By Ray Stern
By Ray Stern
By New Times
By Amy Silverman
By Stephen Lemons
By Stephen Lemons
By Monica Alonzo
By Chris Parker
John Mitchell's clothing store in downtown Superior is suspended in time.
Three-piece suits hang in neat rows. Stacks of shirts rest on a display table. The cash register sits on a counter near the front door. The store looks open for business, but it's not. Mitchell's was an anchor on Main Street. It served the thousands of people who worked at Magma Copper Company's mines next to this old town, which sits in the mountains only a half-hour from the eastern edge of the Valley.
As Magma went, so went Superior. Then one day, Magma went.
On August 15, 1982, Magma abruptly laid off 1,200 workers, almost all of whom lived in the town. The company said it couldn't compete anymore with foreign producers because of the rising costs of mining low-grade ore.
John Mitchell closed his store in 1987, forced to join others who couldn't make it after Magma left.
Most of Main Street is boarded up now, covered with graffiti and last year's political posters. But not Mitchell's store. Though he doesn't plan to reopen it, the eighty-year-old Mitchell won't board it up. And he won't shut off the water and electricity.
He talks tough: "I didn't want to close down, but I had to, okay? There's no business on Main Street anymore, none to speak of. But that son of a bitch store of mine put our three kids through college. I'm sure as hell not going to just give it away. You never know what might happen."
One place still open on Main Street is the Community Full-Gospel Church. You can slip prayer requests through a slot in the church's front door. Occasionally, someone does.
Others, however, still look to Magma for salvation.
"Magma will be back, I'm pretty sure of it," says Tony Munoz, who mined underground for forty years before the company laid him off. "That will get us back to where we used to be, you watch."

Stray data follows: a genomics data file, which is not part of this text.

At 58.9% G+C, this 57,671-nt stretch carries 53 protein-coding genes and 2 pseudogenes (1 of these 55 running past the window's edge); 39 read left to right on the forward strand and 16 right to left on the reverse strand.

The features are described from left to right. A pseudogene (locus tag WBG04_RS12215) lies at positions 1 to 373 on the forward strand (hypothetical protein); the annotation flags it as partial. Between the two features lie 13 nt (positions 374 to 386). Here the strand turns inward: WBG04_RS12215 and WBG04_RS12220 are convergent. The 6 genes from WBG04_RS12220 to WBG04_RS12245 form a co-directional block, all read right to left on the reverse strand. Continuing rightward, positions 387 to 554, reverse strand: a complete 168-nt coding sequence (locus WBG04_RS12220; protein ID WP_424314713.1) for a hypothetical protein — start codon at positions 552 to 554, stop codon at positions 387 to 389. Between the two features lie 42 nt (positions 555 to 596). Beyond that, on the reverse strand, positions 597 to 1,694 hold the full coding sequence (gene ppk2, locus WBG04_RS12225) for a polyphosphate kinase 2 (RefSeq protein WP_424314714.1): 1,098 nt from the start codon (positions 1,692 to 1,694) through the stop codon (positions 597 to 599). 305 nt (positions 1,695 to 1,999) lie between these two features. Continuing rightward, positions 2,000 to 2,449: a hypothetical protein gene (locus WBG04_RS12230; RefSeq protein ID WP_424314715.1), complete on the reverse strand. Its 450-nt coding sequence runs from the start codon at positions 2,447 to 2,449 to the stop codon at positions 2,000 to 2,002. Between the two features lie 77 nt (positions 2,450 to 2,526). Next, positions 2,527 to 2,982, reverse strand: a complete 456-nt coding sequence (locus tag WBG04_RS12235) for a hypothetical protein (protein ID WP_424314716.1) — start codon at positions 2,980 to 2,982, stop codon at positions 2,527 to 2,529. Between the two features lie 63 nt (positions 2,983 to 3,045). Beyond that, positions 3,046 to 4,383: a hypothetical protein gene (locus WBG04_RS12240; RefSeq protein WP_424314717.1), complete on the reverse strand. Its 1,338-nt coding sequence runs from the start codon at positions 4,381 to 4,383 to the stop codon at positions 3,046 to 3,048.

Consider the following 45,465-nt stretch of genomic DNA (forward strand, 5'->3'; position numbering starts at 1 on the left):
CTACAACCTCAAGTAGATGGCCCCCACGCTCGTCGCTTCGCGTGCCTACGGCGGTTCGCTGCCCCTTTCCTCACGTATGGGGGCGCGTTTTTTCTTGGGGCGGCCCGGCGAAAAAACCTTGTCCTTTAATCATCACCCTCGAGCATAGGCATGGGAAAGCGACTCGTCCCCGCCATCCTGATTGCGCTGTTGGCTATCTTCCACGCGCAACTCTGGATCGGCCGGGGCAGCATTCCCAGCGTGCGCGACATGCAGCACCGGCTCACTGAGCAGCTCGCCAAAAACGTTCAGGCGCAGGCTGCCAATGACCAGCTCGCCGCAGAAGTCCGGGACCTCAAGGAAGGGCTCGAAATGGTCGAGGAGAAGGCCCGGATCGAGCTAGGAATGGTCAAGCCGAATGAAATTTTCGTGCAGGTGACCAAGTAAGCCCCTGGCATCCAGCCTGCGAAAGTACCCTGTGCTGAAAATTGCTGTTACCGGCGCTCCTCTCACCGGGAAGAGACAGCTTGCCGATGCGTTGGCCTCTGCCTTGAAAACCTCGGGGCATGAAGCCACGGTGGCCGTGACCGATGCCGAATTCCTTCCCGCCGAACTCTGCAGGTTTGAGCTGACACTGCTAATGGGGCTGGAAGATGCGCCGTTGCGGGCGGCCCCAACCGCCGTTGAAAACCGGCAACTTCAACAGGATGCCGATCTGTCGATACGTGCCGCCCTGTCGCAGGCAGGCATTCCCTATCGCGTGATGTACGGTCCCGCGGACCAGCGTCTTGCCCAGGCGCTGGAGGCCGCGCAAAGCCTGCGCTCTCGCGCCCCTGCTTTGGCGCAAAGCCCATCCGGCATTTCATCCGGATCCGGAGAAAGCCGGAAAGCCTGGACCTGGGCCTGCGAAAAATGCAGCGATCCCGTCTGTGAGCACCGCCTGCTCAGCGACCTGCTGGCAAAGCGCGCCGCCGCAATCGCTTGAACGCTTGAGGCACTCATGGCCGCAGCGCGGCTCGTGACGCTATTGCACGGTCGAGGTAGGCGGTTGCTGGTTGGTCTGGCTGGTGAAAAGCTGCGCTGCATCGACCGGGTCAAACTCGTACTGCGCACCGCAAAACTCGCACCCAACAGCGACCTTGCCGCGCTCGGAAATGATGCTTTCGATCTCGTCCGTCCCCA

Munoz, 62, has time to gripe. Sometimes his La Esquina Restaurant at Main Street and Magma Avenue doesn't do enough business to cover his $250 monthly rent.
"I can't close," Munoz says, gesturing down empty Main. "If we all close down, it's gonna look like a ghost town here. I've got to hold on. If the mine reopens, I'd apply tomorrow. I'd like to die underground, nice and peaceful, not too hot, not too cold. But I guess if Magma don't come back, I'll just keep on doing this."
SUPERIOR USED TO be macho. A former resident brags that when his future wife told her parents she was dating a boy from Superior, they warned her to watch out. The blue-collar town had a brutish reputation. Its high-school football team used to play its home games on a rocky dirt field--and rarely lost.
That tough-guy image has changed since Magma pulled out. These days, the town bills itself as, of all things, Arizona's first official Peace Site. But the town's 4,300 residents--down about 14 percent since the mines closed--have to worry more about eating than about world peace.
Unemployment is rampant. Almost two of three Superior families now have low-to- moderate incomes--$18,900 per year for a family of six--compared with one of three before Magma closed.
"A little piece of me dies every time I go home," says Joe Diaz, a guidance counselor at Mesa Mountain View High School. Diaz is a member of United Superiorites, a group of about 100 former residents who donate scholarships to Superior High graduates.
"It hurts me spiritually and emotionally. The people are confused, and there's a lot of infighting. They're down, but they're so proud, they don't let on. Like my mom and dad. But they won't say die. This town won't say die. It won't die. I guarantee it. They can make it without Magma."
Superior has about every ailment a town can catch. Its residents have to deal with impoverishment, the highest property tax rate in the state and a shrinking, strapped school system. Those who may qualify for food stamps have to apply in Globe, 24 miles away. Magma has closed its town hospital. All the hotels are shut. The last picture show was more than a decade ago.
The latest thing to come to Superior was more than three million pounds of cyanide-laden waste that another town didn't want.
It's not that Superior is waiting to die. This happened one week during the Christmas holidays: Dozens took karate classes at the former Belmont Hotel, once famed as a whorehouse. (Superior still is a pretty tough town.) A new volleyball league held its season-ending tournament. A high-school basketball game nearly sold out. Police Chief Bob Lowe recited Pinocchio at the library to a group of not-so-rapt kids. Residents donated hundreds of holiday gifts to the town's needy senior citizens. Ballet Folklorica Alma de Superior director Rosanna Diaz-Gonzales practiced with her dancers, about fifty local boys and girls.
And Mario Terrazas, a local roofer in his late twenties, hollered down at a visitor from atop a Main Street building: "Everybody thinks we're done for! But we're gonna come back when you least expect it! We're not that sick!"